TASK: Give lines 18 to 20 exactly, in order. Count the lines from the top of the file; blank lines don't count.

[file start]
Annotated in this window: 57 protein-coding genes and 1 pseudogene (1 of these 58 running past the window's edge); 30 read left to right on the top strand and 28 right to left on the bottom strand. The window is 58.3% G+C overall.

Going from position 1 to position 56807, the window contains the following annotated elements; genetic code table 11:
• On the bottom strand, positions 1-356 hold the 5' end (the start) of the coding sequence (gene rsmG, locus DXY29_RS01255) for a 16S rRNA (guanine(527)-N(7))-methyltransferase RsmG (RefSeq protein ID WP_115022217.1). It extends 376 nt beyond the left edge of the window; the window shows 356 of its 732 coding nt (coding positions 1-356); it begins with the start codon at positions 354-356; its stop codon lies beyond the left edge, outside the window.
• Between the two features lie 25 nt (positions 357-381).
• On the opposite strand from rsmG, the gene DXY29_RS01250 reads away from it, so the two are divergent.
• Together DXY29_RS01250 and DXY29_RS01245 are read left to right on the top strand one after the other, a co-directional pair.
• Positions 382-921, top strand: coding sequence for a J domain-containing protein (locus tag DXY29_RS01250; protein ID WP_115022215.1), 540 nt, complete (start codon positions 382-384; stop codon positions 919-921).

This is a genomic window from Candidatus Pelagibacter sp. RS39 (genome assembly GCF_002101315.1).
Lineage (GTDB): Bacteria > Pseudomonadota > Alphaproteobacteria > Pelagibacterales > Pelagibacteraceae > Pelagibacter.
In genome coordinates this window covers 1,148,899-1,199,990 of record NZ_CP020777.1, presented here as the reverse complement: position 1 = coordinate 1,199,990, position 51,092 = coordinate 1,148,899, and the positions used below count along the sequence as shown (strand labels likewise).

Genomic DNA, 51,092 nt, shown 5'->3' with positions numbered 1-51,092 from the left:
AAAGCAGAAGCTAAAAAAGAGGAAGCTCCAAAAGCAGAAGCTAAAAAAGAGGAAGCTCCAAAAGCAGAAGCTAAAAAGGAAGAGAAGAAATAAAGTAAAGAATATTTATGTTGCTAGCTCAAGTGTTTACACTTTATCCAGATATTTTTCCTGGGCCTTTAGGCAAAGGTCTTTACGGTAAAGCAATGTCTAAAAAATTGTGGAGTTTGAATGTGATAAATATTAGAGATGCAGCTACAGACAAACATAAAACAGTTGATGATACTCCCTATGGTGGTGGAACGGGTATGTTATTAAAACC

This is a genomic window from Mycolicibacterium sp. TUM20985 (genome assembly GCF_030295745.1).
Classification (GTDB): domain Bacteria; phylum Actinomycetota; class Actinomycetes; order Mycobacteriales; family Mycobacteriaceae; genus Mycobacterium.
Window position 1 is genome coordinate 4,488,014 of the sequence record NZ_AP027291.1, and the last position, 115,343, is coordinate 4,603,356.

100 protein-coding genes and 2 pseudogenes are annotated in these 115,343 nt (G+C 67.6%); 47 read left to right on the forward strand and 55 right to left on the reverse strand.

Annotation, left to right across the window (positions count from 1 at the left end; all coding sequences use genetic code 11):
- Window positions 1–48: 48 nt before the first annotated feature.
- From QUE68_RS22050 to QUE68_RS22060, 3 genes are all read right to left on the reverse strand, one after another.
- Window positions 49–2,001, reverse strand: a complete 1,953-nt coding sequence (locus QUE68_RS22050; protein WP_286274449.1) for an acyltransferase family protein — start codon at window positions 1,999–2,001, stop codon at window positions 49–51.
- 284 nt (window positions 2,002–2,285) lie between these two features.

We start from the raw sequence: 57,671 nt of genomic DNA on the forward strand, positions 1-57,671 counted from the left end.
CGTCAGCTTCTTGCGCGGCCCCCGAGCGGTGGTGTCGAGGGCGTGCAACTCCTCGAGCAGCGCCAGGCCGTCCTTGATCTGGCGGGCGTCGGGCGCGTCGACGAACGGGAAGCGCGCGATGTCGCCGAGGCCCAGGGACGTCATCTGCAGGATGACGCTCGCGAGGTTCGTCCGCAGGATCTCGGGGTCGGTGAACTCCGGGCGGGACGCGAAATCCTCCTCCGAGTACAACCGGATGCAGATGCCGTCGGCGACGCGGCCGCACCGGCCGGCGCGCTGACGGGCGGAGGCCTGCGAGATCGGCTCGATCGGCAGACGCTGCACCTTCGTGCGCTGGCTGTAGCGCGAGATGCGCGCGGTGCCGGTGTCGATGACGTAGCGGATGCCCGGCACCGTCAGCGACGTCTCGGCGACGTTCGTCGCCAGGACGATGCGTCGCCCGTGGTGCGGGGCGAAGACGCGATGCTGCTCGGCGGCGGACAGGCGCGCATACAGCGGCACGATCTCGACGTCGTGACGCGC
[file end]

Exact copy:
- Window positions 1–48: 48 nt before the first annotated feature.
- From QUE68_RS22050 to QUE68_RS22060, 3 genes are all read right to left on the reverse strand, one after another.
- Window positions 49–2,001, reverse strand: a complete 1,953-nt coding sequence (locus QUE68_RS22050; protein WP_286274449.1) for an acyltransferase family protein — start codon at window positions 1,999–2,001, stop codon at window positions 49–51.